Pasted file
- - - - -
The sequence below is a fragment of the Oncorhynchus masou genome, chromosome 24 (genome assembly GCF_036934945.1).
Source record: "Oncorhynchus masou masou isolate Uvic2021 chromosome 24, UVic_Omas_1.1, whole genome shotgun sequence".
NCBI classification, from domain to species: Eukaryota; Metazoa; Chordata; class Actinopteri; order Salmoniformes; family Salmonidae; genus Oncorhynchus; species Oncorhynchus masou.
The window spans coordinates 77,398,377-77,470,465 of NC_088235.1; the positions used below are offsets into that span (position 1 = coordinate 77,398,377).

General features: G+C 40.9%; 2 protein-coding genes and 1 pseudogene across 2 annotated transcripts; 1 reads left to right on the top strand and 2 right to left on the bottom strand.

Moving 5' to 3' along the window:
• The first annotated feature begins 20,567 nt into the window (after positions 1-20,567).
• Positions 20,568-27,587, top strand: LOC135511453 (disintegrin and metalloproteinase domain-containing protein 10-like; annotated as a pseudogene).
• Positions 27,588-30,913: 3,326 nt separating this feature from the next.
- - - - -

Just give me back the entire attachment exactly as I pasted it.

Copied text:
The sequence below is a fragment of the Oncorhynchus masou genome, chromosome 24 (genome assembly GCF_036934945.1).
Source record: "Oncorhynchus masou masou isolate Uvic2021 chromosome 24, UVic_Omas_1.1, whole genome shotgun sequence".
NCBI classification, from domain to species: Eukaryota; Metazoa; Chordata; class Actinopteri; order Salmoniformes; family Salmonidae; genus Oncorhynchus; species Oncorhynchus masou.
The window spans coordinates 77,398,377-77,470,465 of NC_088235.1; the positions used below are offsets into that span (position 1 = coordinate 77,398,377).

General features: G+C 40.9%; 2 protein-coding genes and 1 pseudogene across 2 annotated transcripts; 1 reads left to right on the top strand and 2 right to left on the bottom strand.

Moving 5' to 3' along the window:
• The first annotated feature begins 20,567 nt into the window (after positions 1-20,567).
• Positions 20,568-27,587, top strand: LOC135511453 (disintegrin and metalloproteinase domain-containing protein 10-like; annotated as a pseudogene).
• Positions 27,588-30,913: 3,326 nt separating this feature from the next.